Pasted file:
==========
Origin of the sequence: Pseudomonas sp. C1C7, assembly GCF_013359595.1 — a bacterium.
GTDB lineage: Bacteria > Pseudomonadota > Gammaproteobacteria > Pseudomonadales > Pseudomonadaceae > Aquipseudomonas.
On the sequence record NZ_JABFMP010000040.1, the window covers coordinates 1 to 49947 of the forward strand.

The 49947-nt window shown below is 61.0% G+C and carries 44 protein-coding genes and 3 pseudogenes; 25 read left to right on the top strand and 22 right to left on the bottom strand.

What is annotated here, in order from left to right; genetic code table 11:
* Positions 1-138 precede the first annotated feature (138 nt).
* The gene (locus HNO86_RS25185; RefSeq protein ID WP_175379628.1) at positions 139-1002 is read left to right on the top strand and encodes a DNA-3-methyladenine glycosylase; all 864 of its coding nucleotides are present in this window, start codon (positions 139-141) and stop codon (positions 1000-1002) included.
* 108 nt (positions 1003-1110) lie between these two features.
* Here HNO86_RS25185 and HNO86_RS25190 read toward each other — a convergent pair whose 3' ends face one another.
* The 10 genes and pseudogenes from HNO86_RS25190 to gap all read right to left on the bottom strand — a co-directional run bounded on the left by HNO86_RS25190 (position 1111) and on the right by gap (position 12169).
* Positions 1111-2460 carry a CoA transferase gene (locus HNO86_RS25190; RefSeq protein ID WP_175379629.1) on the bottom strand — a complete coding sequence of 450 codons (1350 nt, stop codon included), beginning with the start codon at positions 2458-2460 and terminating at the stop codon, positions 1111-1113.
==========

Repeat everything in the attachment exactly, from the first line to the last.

Origin of the sequence: Pseudomonas sp. C1C7, assembly GCF_013359595.1 — a bacterium.
GTDB lineage: Bacteria > Pseudomonadota > Gammaproteobacteria > Pseudomonadales > Pseudomonadaceae > Aquipseudomonas.
On the sequence record NZ_JABFMP010000040.1, the window covers coordinates 1 to 49947 of the forward strand.

The 49947-nt window shown below is 61.0% G+C and carries 44 protein-coding genes and 3 pseudogenes; 25 read left to right on the top strand and 22 right to left on the bottom strand.

What is annotated here, in order from left to right; genetic code table 11:
* Positions 1-138 precede the first annotated feature (138 nt).
* The gene (locus HNO86_RS25185; RefSeq protein ID WP_175379628.1) at positions 139-1002 is read left to right on the top strand and encodes a DNA-3-methyladenine glycosylase; all 864 of its coding nucleotides are present in this window, start codon (positions 139-141) and stop codon (positions 1000-1002) included.
* 108 nt (positions 1003-1110) lie between these two features.
* Here HNO86_RS25185 and HNO86_RS25190 read toward each other — a convergent pair whose 3' ends face one another.
* The 10 genes and pseudogenes from HNO86_RS25190 to gap all read right to left on the bottom strand — a co-directional run bounded on the left by HNO86_RS25190 (position 1111) and on the right by gap (position 12169).
* Positions 1111-2460 carry a CoA transferase gene (locus HNO86_RS25190; RefSeq protein ID WP_175379629.1) on the bottom strand — a complete coding sequence of 450 codons (1350 nt, stop codon included), beginning with the start codon at positions 2458-2460 and terminating at the stop codon, positions 1111-1113.